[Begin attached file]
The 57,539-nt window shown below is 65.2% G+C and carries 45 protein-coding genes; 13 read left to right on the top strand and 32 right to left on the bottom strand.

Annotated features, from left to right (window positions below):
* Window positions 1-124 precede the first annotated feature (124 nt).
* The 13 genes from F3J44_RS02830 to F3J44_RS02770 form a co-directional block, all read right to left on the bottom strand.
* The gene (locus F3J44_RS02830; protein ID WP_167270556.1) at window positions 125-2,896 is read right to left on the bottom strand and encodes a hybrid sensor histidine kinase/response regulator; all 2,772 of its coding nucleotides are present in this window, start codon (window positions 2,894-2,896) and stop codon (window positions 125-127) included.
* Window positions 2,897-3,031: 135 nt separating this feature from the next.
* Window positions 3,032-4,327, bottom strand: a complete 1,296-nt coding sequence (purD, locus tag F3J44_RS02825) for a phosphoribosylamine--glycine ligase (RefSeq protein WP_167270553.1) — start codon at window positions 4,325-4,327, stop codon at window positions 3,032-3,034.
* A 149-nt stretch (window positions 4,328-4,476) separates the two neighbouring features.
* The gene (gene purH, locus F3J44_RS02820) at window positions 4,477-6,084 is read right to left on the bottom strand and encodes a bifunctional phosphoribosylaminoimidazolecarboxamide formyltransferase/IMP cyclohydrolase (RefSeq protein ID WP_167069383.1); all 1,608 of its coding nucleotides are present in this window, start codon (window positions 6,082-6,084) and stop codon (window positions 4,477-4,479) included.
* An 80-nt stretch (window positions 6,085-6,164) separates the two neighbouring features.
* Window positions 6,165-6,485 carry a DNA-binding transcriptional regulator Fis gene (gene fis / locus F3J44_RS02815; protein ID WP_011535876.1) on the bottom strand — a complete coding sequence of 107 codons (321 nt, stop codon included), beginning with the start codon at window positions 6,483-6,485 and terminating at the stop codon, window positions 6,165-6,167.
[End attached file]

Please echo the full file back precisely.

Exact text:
The 57,539-nt window shown below is 65.2% G+C and carries 45 protein-coding genes; 13 read left to right on the top strand and 32 right to left on the bottom strand.

Annotated features, from left to right (window positions below):
* Window positions 1-124 precede the first annotated feature (124 nt).
* The 13 genes from F3J44_RS02830 to F3J44_RS02770 form a co-directional block, all read right to left on the bottom strand.
* The gene (locus F3J44_RS02830; protein ID WP_167270556.1) at window positions 125-2,896 is read right to left on the bottom strand and encodes a hybrid sensor histidine kinase/response regulator; all 2,772 of its coding nucleotides are present in this window, start codon (window positions 2,894-2,896) and stop codon (window positions 125-127) included.
* Window positions 2,897-3,031: 135 nt separating this feature from the next.
* Window positions 3,032-4,327, bottom strand: a complete 1,296-nt coding sequence (purD, locus tag F3J44_RS02825) for a phosphoribosylamine--glycine ligase (RefSeq protein WP_167270553.1) — start codon at window positions 4,325-4,327, stop codon at window positions 3,032-3,034.
* A 149-nt stretch (window positions 4,328-4,476) separates the two neighbouring features.
* The gene (gene purH, locus F3J44_RS02820) at window positions 4,477-6,084 is read right to left on the bottom strand and encodes a bifunctional phosphoribosylaminoimidazolecarboxamide formyltransferase/IMP cyclohydrolase (RefSeq protein ID WP_167069383.1); all 1,608 of its coding nucleotides are present in this window, start codon (window positions 6,082-6,084) and stop codon (window positions 4,477-4,479) included.
* An 80-nt stretch (window positions 6,085-6,164) separates the two neighbouring features.
* Window positions 6,165-6,485 carry a DNA-binding transcriptional regulator Fis gene (gene fis / locus F3J44_RS02815; protein ID WP_011535876.1) on the bottom strand — a complete coding sequence of 107 codons (321 nt, stop codon included), beginning with the start codon at window positions 6,483-6,485 and terminating at the stop codon, window positions 6,165-6,167.